Toward the end of 2008, a bit more than ten years ago, I shut down my previous business on Cape Cod, shut down the old Microsoft Small Business Server 2003, and shut down a few other servers for the last time. Instead, I went to the cloud. Ironically, I became certified with Microsoft as a Small Business Specialist in mid-2008, the same year that I abandoned Small Business Server for myself.

To replace the email functionality of SBS 2003, I went to Microsoft’s Hosted Exchange, actually provided by a Canadian company, SherWeb, who is still very much in business and still a Gold Microsoft Partner. For only a few dollars (I think it was $10-12) a month, I had all the features of the on-premises server-based Exchange, as well as document storage in the cloud with SharePoint, which came with the subscription as part of the packaged bundle.

For my two line-of-business (LOB) IT management tools, I elected each of their cloud-based versions. Same with the phone system – the IP PBX was now placed in the cloud.

I kept running QuickBooks locally for some time, although the data file and the backup file were both stored in SharePoint. Inuit doesn’t recommend this, but I was solo at that point, so there was no sharing of the working QuickBooks file. Eventually, though, I moved to QuickBooks Online.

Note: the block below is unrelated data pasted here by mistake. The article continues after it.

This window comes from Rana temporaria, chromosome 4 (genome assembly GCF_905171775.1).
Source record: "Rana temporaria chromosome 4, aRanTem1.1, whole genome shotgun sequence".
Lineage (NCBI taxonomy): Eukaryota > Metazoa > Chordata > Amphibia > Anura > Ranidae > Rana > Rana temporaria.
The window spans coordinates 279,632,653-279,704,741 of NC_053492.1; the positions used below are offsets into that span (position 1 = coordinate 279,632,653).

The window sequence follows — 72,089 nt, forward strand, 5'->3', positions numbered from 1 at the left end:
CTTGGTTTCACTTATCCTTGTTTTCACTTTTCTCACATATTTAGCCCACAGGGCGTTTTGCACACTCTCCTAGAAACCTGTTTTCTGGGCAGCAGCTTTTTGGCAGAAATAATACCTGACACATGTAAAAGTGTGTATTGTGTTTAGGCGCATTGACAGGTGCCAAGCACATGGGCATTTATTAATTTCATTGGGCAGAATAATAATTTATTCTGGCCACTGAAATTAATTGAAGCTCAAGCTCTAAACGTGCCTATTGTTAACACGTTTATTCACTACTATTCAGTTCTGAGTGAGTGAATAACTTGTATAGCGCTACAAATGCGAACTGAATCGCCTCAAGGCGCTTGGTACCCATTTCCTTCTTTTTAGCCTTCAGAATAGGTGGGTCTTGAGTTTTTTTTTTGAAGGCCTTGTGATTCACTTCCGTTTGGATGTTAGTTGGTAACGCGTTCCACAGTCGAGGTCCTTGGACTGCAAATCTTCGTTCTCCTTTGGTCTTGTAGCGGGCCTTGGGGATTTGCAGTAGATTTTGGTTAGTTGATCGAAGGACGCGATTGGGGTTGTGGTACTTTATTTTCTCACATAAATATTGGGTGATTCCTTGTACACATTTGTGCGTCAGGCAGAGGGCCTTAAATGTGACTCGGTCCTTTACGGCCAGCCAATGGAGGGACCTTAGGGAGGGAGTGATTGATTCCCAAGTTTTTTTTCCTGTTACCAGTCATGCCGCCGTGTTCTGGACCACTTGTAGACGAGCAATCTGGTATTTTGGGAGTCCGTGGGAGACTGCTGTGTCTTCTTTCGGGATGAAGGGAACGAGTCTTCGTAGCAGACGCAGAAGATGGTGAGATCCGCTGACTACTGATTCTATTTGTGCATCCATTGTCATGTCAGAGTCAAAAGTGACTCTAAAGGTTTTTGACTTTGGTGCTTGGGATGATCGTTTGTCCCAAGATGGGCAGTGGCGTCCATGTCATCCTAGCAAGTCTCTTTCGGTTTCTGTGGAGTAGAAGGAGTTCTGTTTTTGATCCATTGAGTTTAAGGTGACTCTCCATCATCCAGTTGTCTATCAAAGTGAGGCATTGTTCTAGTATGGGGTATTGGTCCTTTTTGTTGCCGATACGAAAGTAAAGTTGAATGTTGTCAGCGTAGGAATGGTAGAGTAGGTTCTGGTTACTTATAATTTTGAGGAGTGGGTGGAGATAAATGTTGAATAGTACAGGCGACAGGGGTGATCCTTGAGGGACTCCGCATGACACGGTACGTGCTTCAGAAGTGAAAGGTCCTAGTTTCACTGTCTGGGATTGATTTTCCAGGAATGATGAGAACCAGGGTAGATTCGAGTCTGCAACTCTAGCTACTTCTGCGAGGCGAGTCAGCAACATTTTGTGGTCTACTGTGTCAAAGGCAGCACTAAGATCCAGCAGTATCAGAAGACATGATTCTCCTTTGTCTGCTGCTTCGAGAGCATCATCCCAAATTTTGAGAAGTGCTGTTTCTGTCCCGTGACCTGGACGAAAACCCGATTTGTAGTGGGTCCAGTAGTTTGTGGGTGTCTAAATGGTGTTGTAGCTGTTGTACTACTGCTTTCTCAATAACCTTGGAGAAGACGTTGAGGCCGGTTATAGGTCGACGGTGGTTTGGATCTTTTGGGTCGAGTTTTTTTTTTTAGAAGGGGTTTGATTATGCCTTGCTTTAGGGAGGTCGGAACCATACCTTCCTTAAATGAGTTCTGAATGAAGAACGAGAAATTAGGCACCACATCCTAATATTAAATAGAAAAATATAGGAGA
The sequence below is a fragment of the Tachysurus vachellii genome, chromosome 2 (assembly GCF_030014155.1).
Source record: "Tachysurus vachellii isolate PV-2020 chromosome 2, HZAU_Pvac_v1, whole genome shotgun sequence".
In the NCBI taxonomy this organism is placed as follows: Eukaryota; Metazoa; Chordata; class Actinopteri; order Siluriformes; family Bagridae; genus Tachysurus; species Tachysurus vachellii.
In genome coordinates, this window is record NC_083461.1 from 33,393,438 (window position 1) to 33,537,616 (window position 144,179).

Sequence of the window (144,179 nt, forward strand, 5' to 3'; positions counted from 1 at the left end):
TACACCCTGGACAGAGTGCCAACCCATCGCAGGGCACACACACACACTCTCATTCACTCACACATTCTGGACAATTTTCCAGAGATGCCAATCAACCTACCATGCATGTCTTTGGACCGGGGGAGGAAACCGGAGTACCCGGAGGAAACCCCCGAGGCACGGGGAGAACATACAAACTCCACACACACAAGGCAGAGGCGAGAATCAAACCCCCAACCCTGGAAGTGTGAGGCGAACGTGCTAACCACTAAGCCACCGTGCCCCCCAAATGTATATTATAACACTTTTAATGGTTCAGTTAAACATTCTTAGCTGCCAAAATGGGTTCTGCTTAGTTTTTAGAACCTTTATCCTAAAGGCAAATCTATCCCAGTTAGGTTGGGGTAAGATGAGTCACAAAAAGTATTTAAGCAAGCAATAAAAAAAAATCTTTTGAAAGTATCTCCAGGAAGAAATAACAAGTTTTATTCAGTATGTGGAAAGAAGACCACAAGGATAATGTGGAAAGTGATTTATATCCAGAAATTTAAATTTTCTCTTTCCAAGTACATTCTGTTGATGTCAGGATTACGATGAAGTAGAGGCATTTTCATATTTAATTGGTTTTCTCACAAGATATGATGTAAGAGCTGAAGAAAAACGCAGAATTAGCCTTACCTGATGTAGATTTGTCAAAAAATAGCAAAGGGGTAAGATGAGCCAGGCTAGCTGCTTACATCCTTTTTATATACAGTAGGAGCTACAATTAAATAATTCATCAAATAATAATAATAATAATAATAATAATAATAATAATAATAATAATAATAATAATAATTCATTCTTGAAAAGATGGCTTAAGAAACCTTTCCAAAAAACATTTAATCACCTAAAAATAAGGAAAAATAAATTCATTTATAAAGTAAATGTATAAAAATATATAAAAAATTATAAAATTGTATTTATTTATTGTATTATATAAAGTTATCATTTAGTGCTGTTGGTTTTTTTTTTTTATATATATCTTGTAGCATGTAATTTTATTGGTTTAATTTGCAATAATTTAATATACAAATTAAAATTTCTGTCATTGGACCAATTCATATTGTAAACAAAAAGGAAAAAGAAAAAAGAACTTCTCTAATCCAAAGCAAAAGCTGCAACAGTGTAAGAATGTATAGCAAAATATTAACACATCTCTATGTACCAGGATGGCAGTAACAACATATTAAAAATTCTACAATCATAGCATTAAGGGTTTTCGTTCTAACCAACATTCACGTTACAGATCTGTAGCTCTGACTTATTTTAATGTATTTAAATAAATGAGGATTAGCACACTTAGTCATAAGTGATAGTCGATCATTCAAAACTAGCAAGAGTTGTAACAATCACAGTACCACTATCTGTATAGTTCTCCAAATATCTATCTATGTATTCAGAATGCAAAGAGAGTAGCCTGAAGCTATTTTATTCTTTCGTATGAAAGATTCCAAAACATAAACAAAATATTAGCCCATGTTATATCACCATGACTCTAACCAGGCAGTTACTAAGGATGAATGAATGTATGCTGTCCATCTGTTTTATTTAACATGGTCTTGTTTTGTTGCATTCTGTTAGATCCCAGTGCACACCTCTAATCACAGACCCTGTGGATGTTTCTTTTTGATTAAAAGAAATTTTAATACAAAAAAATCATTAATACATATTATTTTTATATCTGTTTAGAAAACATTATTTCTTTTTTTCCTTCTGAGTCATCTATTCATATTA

Microsoft Office 365 was officially launched in late June 2011. I stayed with Microsoft’s Hosted Exchange for about six months but then moved to this new platform in January of 2012. That was over 7 years ago.

Since then, I have been introducing Office 365 to my customers, and no one is left that isn’t subscribed to this cloud-based platform.

When I first started with Office 365, what is now OneDrive for Business was then called SkyDrive Pro. I can’t tell you what improvements I’ve seen since then. What an evolution that I’ve experienced first-hand.

And now I use Microsoft 365 Business, which is a bundle of Office 365 Business Premium, Windows 10 Pro, and Enterprise Mobility + Security (EMS). EMS is the umbrella for several Microsoft technologies, such as Intune for device management, Office 365 Advanced Threat Protection, Azure AD, and Azure Information Protection. My subscription was a break-even upgrade from Office 365 Enterprise E3, which was also $20 per month.